Kristin Texeira ruminates on memory, inspiration and the creative process, in her own words.
There is a specific moment I can recall when I turned to abstraction. I must have been 18 or so and I was out running. It was magic hour and the sun was hitting only the tops of the trees. I remember these super-saturated golds and oranges and when I squinted, my eyes could engage in the contrast of the cool greens created by the shadows. I felt alive in the moment and wanted to remember it, so when I got home I mixed the colours of that instant to preserve it.
Since then it’s almost been a mission to me to hold onto time as best I can. I’ve collected colours in that way ever since – but, the way I lay them down on paper has changed subtly over the years. At first just lines of colour stacked on top of each other, then I moved to bigger blocks of colour still in no particular order. Now I’m playing with more shapes, and there is always a caption in pencil, to allow the viewer to enter the abstraction.
I write almost every day to empty my mind. My head is always filled with thoughts and memories, flowing and interrupting my day. I write to release, to get it down and make sure these moments are accounted for. When I think back to places, interactions, or ideas I’ve written about, certain colours come to mind. I use these colours to translate my stories into paintings. Most colours come from something specific. I reference real world objects, people, places, and then I translate them abstractly, since memory is something fleeting and not concrete.
Since I was little I knew I wanted to be an artist. In elementary school I dressed up with a beret and a cardboard painting pallet for career day. Throughout high-school I would stay up late in my room cutting out images from Vogue magazines and arranging them in sketchbooks or on my walls. I applied to art school in Boston, majored in painting and just stuck with it.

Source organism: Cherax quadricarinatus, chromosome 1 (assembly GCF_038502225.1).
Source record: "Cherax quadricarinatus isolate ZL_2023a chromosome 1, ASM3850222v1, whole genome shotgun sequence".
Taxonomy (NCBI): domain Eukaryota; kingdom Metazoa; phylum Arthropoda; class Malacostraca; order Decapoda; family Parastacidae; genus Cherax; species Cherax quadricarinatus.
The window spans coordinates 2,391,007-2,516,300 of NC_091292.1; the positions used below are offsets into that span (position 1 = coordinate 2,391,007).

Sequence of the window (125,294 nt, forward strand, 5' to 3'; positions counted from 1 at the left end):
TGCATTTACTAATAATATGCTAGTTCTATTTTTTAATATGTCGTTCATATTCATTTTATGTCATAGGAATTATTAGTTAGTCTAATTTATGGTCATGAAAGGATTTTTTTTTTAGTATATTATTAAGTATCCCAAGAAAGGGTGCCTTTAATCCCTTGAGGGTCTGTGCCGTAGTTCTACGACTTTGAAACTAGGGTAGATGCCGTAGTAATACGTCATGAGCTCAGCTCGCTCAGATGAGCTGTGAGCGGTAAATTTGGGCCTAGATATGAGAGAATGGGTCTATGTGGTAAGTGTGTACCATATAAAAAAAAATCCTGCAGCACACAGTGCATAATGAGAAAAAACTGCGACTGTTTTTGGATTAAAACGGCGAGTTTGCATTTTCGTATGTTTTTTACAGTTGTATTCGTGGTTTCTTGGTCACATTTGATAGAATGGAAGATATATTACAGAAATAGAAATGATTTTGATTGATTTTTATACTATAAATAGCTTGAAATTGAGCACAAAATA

There definitely has been a lot to battle against. For one thing, it was hard to convince my family from a conservative, small town that being an artist is a legit way of life. But, each confrontation was just used as motivation to work my hardest and make things happen.
When I interact with people or places certain colours come to mind. I keep track of these interactions with my sketchbooks. I have boxes filled with sketchbooks that I’ve kept since 2009, all filled with data to go back into. I find trends running through and pick one to focus a series of paintings on. I can get back to these memories through objects in my books; through my writing, pieces of paper, flower petals, etc. When I revisit places in my memory, certain colours pop up. This is what I use to create: my paintings are windows. They are not direct representations, but poetic devices to give you a taste of a memory.
My grandmother’s house is a place I time-travel to often. My first memories are from that place, and being that young with the clearest state of mind I absorbed everything like the driest sponge. The colours from her home, the objects and sounds were the first layers of thought, and have calcified in my mind. It’s always an adventure reaching back to those early years.
Also, my first trip abroad to Florence, Italy was a special marker in time. New light, sounds, language, and culture – it was like being a child again with eyes wide open. It’s very important to put yourself in unfamiliar territory every so often – to shock yourself awake and remind yourself you’re alive.
There are memories left in doorways, street corners, parks, in people. There is the elation of running into someone you know in the street, the mystery behind doors of places you purposely leave untouched to preserve the magic. New York keeps my eyes hungry – I try to notice all the nooks and put them into paint before they disappear. There is a fire to hold onto everything I see. There is always something new – like travelling to a new place without leaving.